That’s the same argument the university made in the appeal hearing, but it’s one the panel obviously has rejected.

To suggest the penalties are draconian-like, one must assume that Louisville believes they hired an acceptable amount of strippers and hookers. 

A claim - one would assume - the NCAA doesn't believe. 

So now the question must be asked....

What is the standard now for strippers and hookers? Does that number count against a student's stipend they're allowed to receive during their time on a school's athletic program? And who chooses the strippers and hookers for the program? Are the student-athletes allowed to choose on their own or are there assistant coaches and "friends of the program" roaming 7th Street Road as we speak recruiting only the Red Light District in Louisville's finest? 

These are the hard questions to which we need answers.

A better Dallas soap opera than the TV soap opera

Maybe I'm just too desensitized to be bothered by the revelations made this week by Dallas Mavericks owner Mark Cuban, who all but endorsed the team's abysmal record this season in order to get higher draft picks and working on the rebuilding process of restoring the team (a business, mind you) to a better state of affairs.

I feel the need to remind you the Mavericks are a business, and as such, the consumers who spend their hard-earned money supporting that business, are equally as important to the successes and failures as those in charge.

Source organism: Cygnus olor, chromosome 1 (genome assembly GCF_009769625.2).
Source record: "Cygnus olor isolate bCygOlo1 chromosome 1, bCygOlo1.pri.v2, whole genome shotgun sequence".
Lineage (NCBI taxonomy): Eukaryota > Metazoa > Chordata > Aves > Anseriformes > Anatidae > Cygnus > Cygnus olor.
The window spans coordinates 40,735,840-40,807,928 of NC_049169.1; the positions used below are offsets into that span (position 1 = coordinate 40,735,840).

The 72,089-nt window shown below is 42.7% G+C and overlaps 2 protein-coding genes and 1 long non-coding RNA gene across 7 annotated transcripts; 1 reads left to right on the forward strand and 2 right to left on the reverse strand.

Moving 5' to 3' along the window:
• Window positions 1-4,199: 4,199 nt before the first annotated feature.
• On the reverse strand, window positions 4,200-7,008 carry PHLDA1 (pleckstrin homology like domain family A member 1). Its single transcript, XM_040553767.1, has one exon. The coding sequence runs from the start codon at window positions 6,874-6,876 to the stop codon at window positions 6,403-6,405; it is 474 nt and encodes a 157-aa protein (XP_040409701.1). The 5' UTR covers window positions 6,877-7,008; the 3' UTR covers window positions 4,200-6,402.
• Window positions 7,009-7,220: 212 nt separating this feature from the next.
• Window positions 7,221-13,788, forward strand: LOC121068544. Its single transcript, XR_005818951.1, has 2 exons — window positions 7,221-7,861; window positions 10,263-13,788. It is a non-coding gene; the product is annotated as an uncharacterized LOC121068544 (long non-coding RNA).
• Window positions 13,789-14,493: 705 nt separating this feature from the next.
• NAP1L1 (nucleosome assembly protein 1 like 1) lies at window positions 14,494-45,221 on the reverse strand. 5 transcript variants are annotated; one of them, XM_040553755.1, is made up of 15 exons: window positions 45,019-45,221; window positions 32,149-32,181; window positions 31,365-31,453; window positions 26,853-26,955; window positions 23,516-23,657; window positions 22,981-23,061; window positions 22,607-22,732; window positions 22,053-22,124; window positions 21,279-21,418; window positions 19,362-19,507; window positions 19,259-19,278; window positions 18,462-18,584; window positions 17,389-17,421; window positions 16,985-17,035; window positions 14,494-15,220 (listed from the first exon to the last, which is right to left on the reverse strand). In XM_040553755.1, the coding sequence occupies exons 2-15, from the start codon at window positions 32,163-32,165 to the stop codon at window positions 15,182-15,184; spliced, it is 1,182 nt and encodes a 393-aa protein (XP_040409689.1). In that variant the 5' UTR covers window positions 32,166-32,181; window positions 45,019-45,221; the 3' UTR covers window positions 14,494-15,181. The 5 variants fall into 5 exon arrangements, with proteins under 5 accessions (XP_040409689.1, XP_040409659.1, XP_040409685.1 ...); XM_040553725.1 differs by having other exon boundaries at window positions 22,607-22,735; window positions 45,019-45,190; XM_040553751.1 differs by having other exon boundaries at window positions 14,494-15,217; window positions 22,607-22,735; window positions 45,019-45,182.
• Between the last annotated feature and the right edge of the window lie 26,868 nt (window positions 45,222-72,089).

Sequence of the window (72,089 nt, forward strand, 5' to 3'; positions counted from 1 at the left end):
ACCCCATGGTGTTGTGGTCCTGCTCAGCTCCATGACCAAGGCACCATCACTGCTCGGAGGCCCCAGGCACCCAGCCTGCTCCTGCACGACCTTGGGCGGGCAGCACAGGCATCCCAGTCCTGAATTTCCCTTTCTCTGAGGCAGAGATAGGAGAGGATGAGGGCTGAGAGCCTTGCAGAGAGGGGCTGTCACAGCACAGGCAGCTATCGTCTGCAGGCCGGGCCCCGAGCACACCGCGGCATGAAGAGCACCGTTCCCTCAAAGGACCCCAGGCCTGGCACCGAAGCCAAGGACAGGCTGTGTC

And in spite of their record this season, in spite of them winning only 11 times from 30 home games this season, the Mavericks have the 5th best attendance at home games in the NBA.

That's right, the 5th best attendance in the league.

That's better than the Warriors, Lakers, Celtics and Spurs. They actually have had more fans at their games this season (on average) than the other two teams in the state of Texas, both of whom are competing for postseason berths, and in the case of Houston, currently in possession of the best record in the league.

Mark Cuban is a businessman. He presumably understands more about capital losses than any other owner in the league. 

So if the willing consumers of his product are still willing to endorse it by spending their hard-earned money on that product, what on earth is he doing wrong to publicly state the future interests of the business?

I've heard it suggested on multiple platforms that Cuban should be reprimanded for his comments at the very least, and - at worst - possibly be forced to sell the team.

And while a phone call from NBA commissioner Adam Silver is probably going to be made soon, there is absolutely no reason to believe that Cuban will be forced to sell the business.

Several hours after the Cuban comments went public, another bombshell dropped on the team in which a former team president had engaged in “various acts of inappropriate conduct toward women.” 

The Mavericks have hired outside counsel to conduct an independent investigation of the alleged acts and of the team’s overall workplace environment.

The announcement by the team came in advance of a detailed Sports Illustrated report (click the link) on alleged misconduct by the Mavericks’ former president and chief executive, Terdema Ussery. The report also included details of domestic violence allegations against Earl Sneed, a former writer for the team’s official website.

There will be plenty more on this story as it unfolds.

Who said the NFL offseason was going to be boring??